Published: August 2, 2016
Review and Photos by Tom O’Hara
LIVERPOOL, N.Y. — On the banks of Onondaga Lake across from Syracuse, N.Y. — on the quieter side with the large county park and beaches — more than 100 antiques dealers gathered under the supervision of Steve Allman and his crew for the three-day weekend July 22–24 to offer their antiques and early collectibles. According to Allman, almost 4,000 visitors enjoyed the show, and it was a big success again for the 33rd consecutive year, offering a beautiful setting, good weather and great shopping.
The Buffalo Gals are actually three separate dealers in one large tent, good friends who have been exhibiting at this show and others for many years. Pauline Kalenik from Buffalo, N.Y., was selling her collection of small silver incidentals, including specialty servers, such as lemon forks and dessert spoons, early Twentieth Century porcelain serving pieces and some jewelry. She said some of her carnival glass sold as well to many of her customers who were repeat buyers from prior years.
Next to her, Kathy Delling, the second of the Buffalo Gals, was selling both costume and estate jewelry, as well as kitchenware, including early Pyrex and glassware and early porcelain. Delling said at this show she saw an increase in young people in attendance and that she had sales in “girly things” from her inventory.
The third member of the Buffalo Gals is Jackie Berg, even though she now lives in nearby Amherst, N.Y. Her sales included similar antiques and collectibles but also some depression glass and more porcelain. She said that jewelry was also her best seller for the weekend.
Hooches Antiques of East Syracuse, brought a truckload with great variety from the dealer’s nearby shop. Offerings this weekend included a centennial set of ten Chippendale chairs, Oriental rugs, textiles from the first half of the Twentieth Century and even a 125-year-old typewriter.
Mark Anthony, East Hampton, N.Y., has been doing this show for many years with his collection of antique and vintage Oriental and Persian rugs. As he was set up, he was concerned about rainstorms forecast for each afternoon, so some of his supplies were still in the truck, but easy to pull out for interested shoppers.
American cut glass and pattern glass were the primary focus for Louise Epolito from Syracuse. Wayne Pennell, Cortland, N.Y., could start anyone on a large collection of Nineteenth Century cast iron penny banks, for he had a great many on offer. Steve Roshia, Lyons, N.Y., was selling tools to build a post and beam barn from the Eighteenth Century, including the drill press used for the pegs.
Phil Welch from nearby Jamesville, N.Y., offered an inventory that was a mixed collection of antique furniture from the Nineteenth and early Twentieth Centuries and decorative accessories, coordinating with that a large assortment of vintage industrial furniture and equipment. He said sales included an early sale of an unusual industrial stool with a back, several drafting stands and more industrial materials. Then, too, he sold some traditional furniture and a good quantity of small decorative accessories from the last 150 years.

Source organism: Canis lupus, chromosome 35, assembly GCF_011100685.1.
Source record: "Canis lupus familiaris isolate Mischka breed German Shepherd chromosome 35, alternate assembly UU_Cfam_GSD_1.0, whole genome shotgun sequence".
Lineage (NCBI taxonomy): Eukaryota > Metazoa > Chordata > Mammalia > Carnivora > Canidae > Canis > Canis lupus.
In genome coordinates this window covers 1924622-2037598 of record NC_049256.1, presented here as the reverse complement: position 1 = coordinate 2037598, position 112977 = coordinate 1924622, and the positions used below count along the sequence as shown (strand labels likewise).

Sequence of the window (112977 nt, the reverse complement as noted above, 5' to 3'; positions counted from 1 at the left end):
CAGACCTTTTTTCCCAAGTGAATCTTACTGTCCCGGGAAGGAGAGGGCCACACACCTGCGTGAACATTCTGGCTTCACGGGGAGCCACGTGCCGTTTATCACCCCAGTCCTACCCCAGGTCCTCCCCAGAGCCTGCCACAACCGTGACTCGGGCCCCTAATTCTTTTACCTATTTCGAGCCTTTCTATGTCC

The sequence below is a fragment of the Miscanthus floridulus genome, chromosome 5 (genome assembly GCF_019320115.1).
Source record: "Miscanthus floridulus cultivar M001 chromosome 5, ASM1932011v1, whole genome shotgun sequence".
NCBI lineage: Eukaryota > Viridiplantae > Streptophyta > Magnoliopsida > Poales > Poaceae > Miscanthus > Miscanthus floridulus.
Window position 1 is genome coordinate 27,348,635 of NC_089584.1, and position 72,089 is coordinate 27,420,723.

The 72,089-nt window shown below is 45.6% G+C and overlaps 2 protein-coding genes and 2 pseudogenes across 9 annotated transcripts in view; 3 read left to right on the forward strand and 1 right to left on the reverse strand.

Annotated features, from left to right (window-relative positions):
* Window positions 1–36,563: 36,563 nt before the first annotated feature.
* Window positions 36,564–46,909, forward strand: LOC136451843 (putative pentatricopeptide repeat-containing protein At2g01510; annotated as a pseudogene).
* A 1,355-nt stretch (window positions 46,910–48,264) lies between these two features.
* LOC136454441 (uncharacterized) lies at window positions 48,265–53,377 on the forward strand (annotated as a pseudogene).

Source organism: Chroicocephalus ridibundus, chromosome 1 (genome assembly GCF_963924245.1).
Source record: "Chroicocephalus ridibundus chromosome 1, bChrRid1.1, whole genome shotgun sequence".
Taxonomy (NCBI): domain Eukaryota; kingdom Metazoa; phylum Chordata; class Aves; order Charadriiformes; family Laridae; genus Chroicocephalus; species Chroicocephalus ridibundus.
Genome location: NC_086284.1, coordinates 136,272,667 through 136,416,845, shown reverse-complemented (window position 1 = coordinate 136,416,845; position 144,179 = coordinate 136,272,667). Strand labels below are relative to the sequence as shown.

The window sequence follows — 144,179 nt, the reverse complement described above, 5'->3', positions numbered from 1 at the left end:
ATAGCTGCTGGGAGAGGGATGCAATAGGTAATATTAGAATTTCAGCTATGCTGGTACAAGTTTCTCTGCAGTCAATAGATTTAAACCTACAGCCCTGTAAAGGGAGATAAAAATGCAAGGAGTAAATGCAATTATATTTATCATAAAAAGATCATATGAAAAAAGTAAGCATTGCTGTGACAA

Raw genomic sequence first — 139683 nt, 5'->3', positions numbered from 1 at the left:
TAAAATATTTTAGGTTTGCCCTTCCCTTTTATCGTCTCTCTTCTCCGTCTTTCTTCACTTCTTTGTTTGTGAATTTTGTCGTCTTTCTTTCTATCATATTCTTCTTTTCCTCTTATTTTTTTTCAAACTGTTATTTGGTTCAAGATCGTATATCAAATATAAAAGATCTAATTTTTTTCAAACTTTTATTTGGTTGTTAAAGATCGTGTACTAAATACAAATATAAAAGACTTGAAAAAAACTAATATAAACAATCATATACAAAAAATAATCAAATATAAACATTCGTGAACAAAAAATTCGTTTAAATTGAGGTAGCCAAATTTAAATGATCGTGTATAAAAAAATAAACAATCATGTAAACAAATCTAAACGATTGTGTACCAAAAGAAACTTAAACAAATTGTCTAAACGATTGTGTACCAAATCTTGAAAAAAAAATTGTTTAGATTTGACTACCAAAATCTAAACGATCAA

Nineteenth Century advertising was popular with several exhibitors. Tony Mullins, Cicero, N.Y., made his booth into a pantry closet filled with all the original containers for kitchen products. However, if it was not to be found there, just one more booth away a shopper could have found what they were looking for at Ellen Unger’s. The Berwick, Penn., dealer was offering a similar collection. And nearby Tim Lincoln from Rochester, N.Y., was selling an original store sign from 100 or so years ago.Depression glass was available from Henrietta, N.Y., collector and dealer Donna Hatch. Her offerings included many of the smallest pieces, such as nut dishes and candy dishes.
Chinese export dishes were the biggest part of Dannette Darrow’s offering. Her collection has grown over the years to be among the largest in Rose Medallion and Rose Mandarin, but this Binghamton dealer also carries more Orientalia.
Allman said he was pleased with the results for the weekend, although he added that he would like to have more dealers again next year as the event is a benefit for the Onondaga County Park Authority, which operates the lakeside park.
The promoter’s next show is his biggest of the year, the Big Field Antiques Show, Madison-Bouckville, N.Y., August 19–21, just about 30 miles from this location, so this show is for him a warm-up providing good publicity to the visitors for his 350-400 dealers on Route 20 for the big weekend later this month.
For additional information, www.allmanpromotions.com or 315-686-5789.
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